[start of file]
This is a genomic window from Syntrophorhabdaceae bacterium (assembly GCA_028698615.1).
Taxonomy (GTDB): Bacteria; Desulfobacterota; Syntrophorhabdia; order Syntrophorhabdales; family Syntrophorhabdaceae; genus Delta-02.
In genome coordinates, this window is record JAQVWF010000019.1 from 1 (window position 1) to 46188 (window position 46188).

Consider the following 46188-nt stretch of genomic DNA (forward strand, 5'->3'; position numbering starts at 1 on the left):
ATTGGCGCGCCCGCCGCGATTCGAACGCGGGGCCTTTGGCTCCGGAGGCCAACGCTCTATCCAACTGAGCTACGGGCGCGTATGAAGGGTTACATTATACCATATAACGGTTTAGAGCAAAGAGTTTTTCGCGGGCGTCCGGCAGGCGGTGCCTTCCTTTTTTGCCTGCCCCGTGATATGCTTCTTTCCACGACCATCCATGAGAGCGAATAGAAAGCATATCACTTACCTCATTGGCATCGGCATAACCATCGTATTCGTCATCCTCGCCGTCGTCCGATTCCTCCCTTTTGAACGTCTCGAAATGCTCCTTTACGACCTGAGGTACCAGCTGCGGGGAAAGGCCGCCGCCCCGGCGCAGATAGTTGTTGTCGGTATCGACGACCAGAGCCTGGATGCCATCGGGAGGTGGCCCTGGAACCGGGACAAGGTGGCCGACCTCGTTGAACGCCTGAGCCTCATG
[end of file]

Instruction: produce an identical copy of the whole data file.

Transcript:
This is a genomic window from Syntrophorhabdaceae bacterium (assembly GCA_028698615.1).
Taxonomy (GTDB): Bacteria; Desulfobacterota; Syntrophorhabdia; order Syntrophorhabdales; family Syntrophorhabdaceae; genus Delta-02.
In genome coordinates, this window is record JAQVWF010000019.1 from 1 (window position 1) to 46188 (window position 46188).

Consider the following 46188-nt stretch of genomic DNA (forward strand, 5'->3'; position numbering starts at 1 on the left):
ATTGGCGCGCCCGCCGCGATTCGAACGCGGGGCCTTTGGCTCCGGAGGCCAACGCTCTATCCAACTGAGCTACGGGCGCGTATGAAGGGTTACATTATACCATATAACGGTTTAGAGCAAAGAGTTTTTCGCGGGCGTCCGGCAGGCGGTGCCTTCCTTTTTTGCCTGCCCCGTGATATGCTTCTTTCCACGACCATCCATGAGAGCGAATAGAAAGCATATCACTTACCTCATTGGCATCGGCATAACCATCGTATTCGTCATCCTCGCCGTCGTCCGATTCCTCCCTTTTGAACGTCTCGAAATGCTCCTTTACGACCTGAGGTACCAGCTGCGGGGAAAGGCCGCCGCCCCGGCGCAGATAGTTGTTGTCGGTATCGACGACCAGAGCCTGGATGCCATCGGGAGGTGGCCCTGGAACCGGGACAAGGTGGCCGACCTCGTTGAACGCCTGAGCCTCATG